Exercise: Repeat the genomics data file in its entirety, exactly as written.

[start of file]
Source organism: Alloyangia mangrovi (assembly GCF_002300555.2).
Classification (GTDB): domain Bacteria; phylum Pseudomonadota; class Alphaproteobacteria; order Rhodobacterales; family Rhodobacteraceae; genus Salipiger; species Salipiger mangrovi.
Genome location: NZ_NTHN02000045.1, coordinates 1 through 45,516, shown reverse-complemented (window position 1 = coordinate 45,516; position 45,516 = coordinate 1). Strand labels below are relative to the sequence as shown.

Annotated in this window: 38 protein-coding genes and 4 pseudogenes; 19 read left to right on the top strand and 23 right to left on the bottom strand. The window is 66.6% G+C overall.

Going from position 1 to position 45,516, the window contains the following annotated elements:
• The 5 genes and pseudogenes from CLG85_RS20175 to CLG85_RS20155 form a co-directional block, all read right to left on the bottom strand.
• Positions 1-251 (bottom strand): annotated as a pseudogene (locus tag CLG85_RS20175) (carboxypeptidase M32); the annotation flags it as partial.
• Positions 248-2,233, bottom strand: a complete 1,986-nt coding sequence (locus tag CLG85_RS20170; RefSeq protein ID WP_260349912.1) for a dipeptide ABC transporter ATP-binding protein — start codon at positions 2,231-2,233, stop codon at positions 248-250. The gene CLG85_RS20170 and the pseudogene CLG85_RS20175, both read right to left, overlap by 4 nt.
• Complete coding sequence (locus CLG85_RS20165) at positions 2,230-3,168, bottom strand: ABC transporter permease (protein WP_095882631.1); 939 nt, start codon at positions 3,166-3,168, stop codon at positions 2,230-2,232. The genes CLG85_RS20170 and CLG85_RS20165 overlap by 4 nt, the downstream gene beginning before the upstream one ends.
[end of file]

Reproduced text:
Source organism: Alloyangia mangrovi (assembly GCF_002300555.2).
Classification (GTDB): domain Bacteria; phylum Pseudomonadota; class Alphaproteobacteria; order Rhodobacterales; family Rhodobacteraceae; genus Salipiger; species Salipiger mangrovi.
Genome location: NZ_NTHN02000045.1, coordinates 1 through 45,516, shown reverse-complemented (window position 1 = coordinate 45,516; position 45,516 = coordinate 1). Strand labels below are relative to the sequence as shown.

Annotated in this window: 38 protein-coding genes and 4 pseudogenes; 19 read left to right on the top strand and 23 right to left on the bottom strand. The window is 66.6% G+C overall.

Going from position 1 to position 45,516, the window contains the following annotated elements:
• The 5 genes and pseudogenes from CLG85_RS20175 to CLG85_RS20155 form a co-directional block, all read right to left on the bottom strand.
• Positions 1-251 (bottom strand): annotated as a pseudogene (locus tag CLG85_RS20175) (carboxypeptidase M32); the annotation flags it as partial.
• Positions 248-2,233, bottom strand: a complete 1,986-nt coding sequence (locus tag CLG85_RS20170; RefSeq protein ID WP_260349912.1) for a dipeptide ABC transporter ATP-binding protein — start codon at positions 2,231-2,233, stop codon at positions 248-250. The gene CLG85_RS20170 and the pseudogene CLG85_RS20175, both read right to left, overlap by 4 nt.
• Complete coding sequence (locus CLG85_RS20165) at positions 2,230-3,168, bottom strand: ABC transporter permease (protein WP_095882631.1); 939 nt, start codon at positions 3,166-3,168, stop codon at positions 2,230-2,232. The genes CLG85_RS20170 and CLG85_RS20165 overlap by 4 nt, the downstream gene beginning before the upstream one ends.